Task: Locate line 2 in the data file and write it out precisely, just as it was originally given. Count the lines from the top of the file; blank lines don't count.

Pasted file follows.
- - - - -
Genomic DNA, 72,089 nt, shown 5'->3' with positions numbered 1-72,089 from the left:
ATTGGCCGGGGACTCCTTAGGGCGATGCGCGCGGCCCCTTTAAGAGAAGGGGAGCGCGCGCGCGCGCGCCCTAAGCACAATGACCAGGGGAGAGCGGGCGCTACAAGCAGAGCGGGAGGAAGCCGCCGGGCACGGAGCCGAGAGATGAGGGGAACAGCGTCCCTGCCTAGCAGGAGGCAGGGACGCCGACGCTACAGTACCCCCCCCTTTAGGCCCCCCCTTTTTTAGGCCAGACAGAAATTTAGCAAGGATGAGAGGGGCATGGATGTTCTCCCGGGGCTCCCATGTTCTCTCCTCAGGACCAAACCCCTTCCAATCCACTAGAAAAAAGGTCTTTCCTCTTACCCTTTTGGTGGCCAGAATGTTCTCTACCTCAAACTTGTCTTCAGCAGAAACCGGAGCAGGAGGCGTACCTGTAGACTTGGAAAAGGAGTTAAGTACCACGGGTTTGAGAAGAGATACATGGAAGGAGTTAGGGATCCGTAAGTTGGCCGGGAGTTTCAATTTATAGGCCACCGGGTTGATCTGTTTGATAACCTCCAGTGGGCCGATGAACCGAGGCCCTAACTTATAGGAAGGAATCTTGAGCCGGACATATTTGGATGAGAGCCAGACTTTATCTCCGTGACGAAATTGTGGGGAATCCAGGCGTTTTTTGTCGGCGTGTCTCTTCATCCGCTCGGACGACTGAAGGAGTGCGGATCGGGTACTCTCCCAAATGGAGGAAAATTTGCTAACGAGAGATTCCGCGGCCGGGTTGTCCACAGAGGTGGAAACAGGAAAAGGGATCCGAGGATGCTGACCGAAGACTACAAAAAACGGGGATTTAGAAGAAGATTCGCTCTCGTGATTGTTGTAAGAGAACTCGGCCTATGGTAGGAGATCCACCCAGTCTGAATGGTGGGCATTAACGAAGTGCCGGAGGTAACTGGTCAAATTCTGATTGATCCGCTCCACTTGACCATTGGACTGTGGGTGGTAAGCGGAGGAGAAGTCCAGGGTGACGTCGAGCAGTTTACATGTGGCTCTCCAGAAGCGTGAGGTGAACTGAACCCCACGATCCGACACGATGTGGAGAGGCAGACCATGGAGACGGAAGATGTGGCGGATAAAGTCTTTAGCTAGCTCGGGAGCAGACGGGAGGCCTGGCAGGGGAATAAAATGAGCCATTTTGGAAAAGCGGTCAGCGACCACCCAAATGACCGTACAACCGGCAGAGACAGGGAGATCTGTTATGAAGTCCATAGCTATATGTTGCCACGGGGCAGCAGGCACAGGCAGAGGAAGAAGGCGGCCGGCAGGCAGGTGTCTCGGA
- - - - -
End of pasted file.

ATTGGCCGGGGACTCCTTAGGGCGATGCGCGCGGCCCCTTTAAGAGAAGGGGAGCGCGCGCGCGCGCGCCCTAAGCACAATGACCAGGGGAGAGCGGGCGCTACAAGCAGAGCGGGAGGAAGCCGCCGGGCACGGAGCCGAGAGATGAGGGGAACAGCGTCCCTGCCTAGCAGGAGGCAGGGACGCCGACGCTACAGTACCCCCCCCTTTAGGCCCCCCCTTTTTTAGGCCAGACAGAAATTTAGCAAGGATGAGAGGGGCATGGATGTTCTCCCGGGGCTCCCATGTTCTCTCCTCAGGACCAAACCCCTTCCAATCCACTAGAAAAAAGGTCTTTCCTCTTACCCTTTTGGTGGCCAGAATGTTCTCTACCTCAAACTTGTCTTCAGCAGAAACCGGAGCAGGAGGCGTACCTGTAGACTTGGAAAAGGAGTTAAGTACCACGGGTTTGAGAAGAGATACATGGAAGGAGTTAGGGATCCGTAAGTTGGCCGGGAGTTTCAATTTATAGGCCACCGGGTTGATCTGTTTGATAACCTCCAGTGGGCCGATGAACCGAGGCCCTAACTTATAGGAAGGAATCTTGAGCCGGACATATTTGGATGAGAGCCAGACTTTATCTCCGTGACGAAATTGTGGGGAATCCAGGCGTTTTTTGTCGGCGTGTCTCTTCATCCGCTCGGACGACTGAAGGAGTGCGGATCGGGTACTCTCCCAAATGGAGGAAAATTTGCTAACGAGAGATTCCGCGGCCGGGTTGTCCACAGAGGTGGAAACAGGAAAAGGGATCCGAGGATGCTGACCGAAGACTACAAAAAACGGGGATTTAGAAGAAGATTCGCTCTCGTGATTGTTGTAAGAGAACTCGGCCTATGGTAGGAGATCCACCCAGTCTGAATGGTGGGCATTAACGAAGTGCCGGAGGTAACTGGTCAAATTCTGATTGATCCGCTCCACTTGACCATTGGACTGTGGGTGGTAAGCGGAGGAGAAGTCCAGGGTGACGTCGAGCAGTTTACATGTGGCTCTCCAGAAGCGTGAGGTGAACTGAACCCCACGATCCGACACGATGTGGAGAGGCAGACCATGGAGACGGAAGATGTGGCGGATAAAGTCTTTAGCTAGCTCGGGAGCAGACGGGAGGCCTGGCAGGGGAATAAAATGAGCCATTTTGGAAAAGCGGTCAGCGACCACCCAAATGACCGTACAACCGGCAGAGACAGGGAGATCTGTTATGAAGTCCATAGCTATATGTTGCCACGGGGCAGCAGGCACAGGCAGAGGAAGAAGGCGGCCGGCAGGCAGGTGTCTCGGA